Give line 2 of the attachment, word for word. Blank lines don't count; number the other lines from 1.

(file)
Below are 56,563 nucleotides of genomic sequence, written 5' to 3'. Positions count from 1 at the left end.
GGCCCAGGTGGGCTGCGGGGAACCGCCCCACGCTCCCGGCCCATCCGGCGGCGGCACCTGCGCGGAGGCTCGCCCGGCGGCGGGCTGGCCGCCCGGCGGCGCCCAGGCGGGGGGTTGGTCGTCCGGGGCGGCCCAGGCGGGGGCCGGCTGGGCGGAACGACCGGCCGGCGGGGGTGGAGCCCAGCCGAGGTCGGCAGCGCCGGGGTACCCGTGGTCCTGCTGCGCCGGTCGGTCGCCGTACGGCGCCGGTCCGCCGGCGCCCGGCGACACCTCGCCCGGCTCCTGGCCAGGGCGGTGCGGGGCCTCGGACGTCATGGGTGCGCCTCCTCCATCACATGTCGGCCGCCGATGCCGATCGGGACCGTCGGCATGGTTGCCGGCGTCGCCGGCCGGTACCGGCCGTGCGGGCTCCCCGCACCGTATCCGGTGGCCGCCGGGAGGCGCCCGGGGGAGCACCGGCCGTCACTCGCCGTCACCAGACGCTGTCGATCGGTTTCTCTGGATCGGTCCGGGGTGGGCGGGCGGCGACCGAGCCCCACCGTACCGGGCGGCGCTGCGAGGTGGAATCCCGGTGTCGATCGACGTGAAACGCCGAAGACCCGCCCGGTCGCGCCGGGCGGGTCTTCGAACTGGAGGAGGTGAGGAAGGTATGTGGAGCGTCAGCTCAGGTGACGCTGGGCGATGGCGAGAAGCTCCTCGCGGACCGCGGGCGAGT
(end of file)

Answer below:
GGCCCAGGTGGGCTGCGGGGAACCGCCCCACGCTCCCGGCCCATCCGGCGGCGGCACCTGCGCGGAGGCTCGCCCGGCGGCGGGCTGGCCGCCCGGCGGCGCCCAGGCGGGGGGTTGGTCGTCCGGGGCGGCCCAGGCGGGGGCCGGCTGGGCGGAACGACCGGCCGGCGGGGGTGGAGCCCAGCCGAGGTCGGCAGCGCCGGGGTACCCGTGGTCCTGCTGCGCCGGTCGGTCGCCGTACGGCGCCGGTCCGCCGGCGCCCGGCGACACCTCGCCCGGCTCCTGGCCAGGGCGGTGCGGGGCCTCGGACGTCATGGGTGCGCCTCCTCCATCACATGTCGGCCGCCGATGCCGATCGGGACCGTCGGCATGGTTGCCGGCGTCGCCGGCCGGTACCGGCCGTGCGGGCTCCCCGCACCGTATCCGGTGGCCGCCGGGAGGCGCCCGGGGGAGCACCGGCCGTCACTCGCCGTCACCAGACGCTGTCGATCGGTTTCTCTGGATCGGTCCGGGGTGGGCGGGCGGCGACCGAGCCCCACCGTACCGGGCGGCGCTGCGAGGTGGAATCCCGGTGTCGATCGACGTGAAACGCCGAAGACCCGCCCGGTCGCGCCGGGCGGGTCTTCGAACTGGAGGAGGTGAGGAAGGTATGTGGAGCGTCAGCTCAGGTGACGCTGGGCGATGGCGAGAAGCTCCTCGCGGACCGCGGGCGAGT